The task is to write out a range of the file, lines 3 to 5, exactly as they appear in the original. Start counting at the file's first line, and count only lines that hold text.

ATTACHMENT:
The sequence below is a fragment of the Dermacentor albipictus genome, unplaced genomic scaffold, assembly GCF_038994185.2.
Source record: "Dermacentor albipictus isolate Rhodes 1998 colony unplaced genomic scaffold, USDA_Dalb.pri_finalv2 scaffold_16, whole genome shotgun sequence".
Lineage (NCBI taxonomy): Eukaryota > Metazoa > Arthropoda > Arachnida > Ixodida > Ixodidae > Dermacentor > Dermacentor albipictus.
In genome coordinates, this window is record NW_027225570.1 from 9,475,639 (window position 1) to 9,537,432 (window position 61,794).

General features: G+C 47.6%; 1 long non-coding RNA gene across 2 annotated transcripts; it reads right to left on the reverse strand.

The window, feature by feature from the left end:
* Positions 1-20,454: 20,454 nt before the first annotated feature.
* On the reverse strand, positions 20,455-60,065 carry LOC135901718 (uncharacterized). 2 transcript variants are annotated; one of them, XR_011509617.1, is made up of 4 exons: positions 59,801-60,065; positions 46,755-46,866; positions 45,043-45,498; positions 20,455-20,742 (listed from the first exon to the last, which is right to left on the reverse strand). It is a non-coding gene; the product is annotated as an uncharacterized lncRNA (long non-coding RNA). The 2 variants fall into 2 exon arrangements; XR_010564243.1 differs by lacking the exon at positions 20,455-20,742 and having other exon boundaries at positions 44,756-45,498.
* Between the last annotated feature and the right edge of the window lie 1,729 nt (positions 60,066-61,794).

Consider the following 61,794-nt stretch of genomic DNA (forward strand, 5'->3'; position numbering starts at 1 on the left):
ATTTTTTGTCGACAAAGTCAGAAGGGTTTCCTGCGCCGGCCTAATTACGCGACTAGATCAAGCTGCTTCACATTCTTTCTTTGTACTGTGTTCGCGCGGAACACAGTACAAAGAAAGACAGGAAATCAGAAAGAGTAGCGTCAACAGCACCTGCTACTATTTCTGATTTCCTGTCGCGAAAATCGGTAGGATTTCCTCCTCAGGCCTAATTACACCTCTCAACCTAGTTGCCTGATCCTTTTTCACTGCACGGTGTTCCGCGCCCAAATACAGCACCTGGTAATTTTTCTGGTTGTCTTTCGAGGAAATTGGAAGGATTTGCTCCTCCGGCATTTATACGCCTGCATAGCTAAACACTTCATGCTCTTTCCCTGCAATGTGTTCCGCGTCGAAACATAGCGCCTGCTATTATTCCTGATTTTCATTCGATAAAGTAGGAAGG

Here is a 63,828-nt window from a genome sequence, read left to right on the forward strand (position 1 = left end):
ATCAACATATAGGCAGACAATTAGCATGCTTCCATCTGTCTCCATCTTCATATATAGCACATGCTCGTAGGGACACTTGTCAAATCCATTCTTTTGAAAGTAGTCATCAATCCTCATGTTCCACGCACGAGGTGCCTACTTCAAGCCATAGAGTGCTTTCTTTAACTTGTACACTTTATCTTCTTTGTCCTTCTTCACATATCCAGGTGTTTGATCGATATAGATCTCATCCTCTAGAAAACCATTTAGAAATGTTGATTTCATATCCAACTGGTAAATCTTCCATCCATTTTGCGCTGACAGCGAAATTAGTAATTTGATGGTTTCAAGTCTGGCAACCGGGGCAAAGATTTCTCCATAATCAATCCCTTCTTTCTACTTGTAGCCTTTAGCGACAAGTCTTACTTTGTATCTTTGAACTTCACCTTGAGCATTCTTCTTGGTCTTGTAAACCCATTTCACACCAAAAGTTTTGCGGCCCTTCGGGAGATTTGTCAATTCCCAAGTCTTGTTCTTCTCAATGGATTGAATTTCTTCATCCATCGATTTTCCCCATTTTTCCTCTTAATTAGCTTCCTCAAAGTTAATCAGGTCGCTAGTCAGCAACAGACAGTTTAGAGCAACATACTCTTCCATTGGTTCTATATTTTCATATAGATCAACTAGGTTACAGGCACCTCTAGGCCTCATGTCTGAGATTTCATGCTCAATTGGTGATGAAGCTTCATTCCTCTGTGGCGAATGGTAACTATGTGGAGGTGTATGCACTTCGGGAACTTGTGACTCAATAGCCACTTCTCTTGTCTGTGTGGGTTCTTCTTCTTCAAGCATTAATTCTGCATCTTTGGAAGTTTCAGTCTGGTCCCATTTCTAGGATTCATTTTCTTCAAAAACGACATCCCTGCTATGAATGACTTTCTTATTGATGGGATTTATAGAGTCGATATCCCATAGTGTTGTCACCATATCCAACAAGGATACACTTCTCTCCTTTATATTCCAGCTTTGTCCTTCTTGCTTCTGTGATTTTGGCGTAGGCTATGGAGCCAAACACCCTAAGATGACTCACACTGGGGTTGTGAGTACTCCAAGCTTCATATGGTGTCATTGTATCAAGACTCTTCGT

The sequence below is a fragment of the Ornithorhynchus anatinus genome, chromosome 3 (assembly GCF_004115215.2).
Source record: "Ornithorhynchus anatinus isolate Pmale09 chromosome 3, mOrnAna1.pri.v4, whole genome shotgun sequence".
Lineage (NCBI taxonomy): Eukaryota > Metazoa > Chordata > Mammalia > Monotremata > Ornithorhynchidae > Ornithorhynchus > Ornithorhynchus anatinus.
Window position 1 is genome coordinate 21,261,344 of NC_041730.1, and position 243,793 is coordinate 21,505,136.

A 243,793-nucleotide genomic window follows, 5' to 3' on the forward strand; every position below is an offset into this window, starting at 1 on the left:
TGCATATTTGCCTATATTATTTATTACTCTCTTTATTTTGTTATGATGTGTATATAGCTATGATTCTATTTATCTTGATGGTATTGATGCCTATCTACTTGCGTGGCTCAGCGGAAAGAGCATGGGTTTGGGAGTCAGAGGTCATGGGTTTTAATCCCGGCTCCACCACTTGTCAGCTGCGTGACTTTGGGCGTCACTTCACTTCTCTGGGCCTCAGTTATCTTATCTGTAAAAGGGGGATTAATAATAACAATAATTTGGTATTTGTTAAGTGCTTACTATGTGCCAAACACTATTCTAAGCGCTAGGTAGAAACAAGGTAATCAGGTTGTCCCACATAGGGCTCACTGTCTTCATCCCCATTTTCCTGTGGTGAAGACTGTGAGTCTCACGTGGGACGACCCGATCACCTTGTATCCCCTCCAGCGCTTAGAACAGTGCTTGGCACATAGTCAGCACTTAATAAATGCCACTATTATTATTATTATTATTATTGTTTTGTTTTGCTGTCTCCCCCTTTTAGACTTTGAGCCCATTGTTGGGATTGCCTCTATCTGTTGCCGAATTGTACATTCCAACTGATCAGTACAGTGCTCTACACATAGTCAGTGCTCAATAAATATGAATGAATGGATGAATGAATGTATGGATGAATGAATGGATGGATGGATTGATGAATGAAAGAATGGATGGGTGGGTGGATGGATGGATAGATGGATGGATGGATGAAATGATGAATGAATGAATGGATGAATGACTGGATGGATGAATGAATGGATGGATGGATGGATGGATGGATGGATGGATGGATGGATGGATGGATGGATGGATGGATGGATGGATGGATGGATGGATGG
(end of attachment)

Lineage (NCBI taxonomy): Eukaryota > Metazoa > Arthropoda > Arachnida > Ixodida > Ixodidae > Dermacentor > Dermacentor albipictus.
In genome coordinates, this window is record NW_027225570.1 from 9,475,639 (window position 1) to 9,537,432 (window position 61,794).

General features: G+C 47.6%; 1 long non-coding RNA gene across 2 annotated transcripts; it reads right to left on the reverse strand.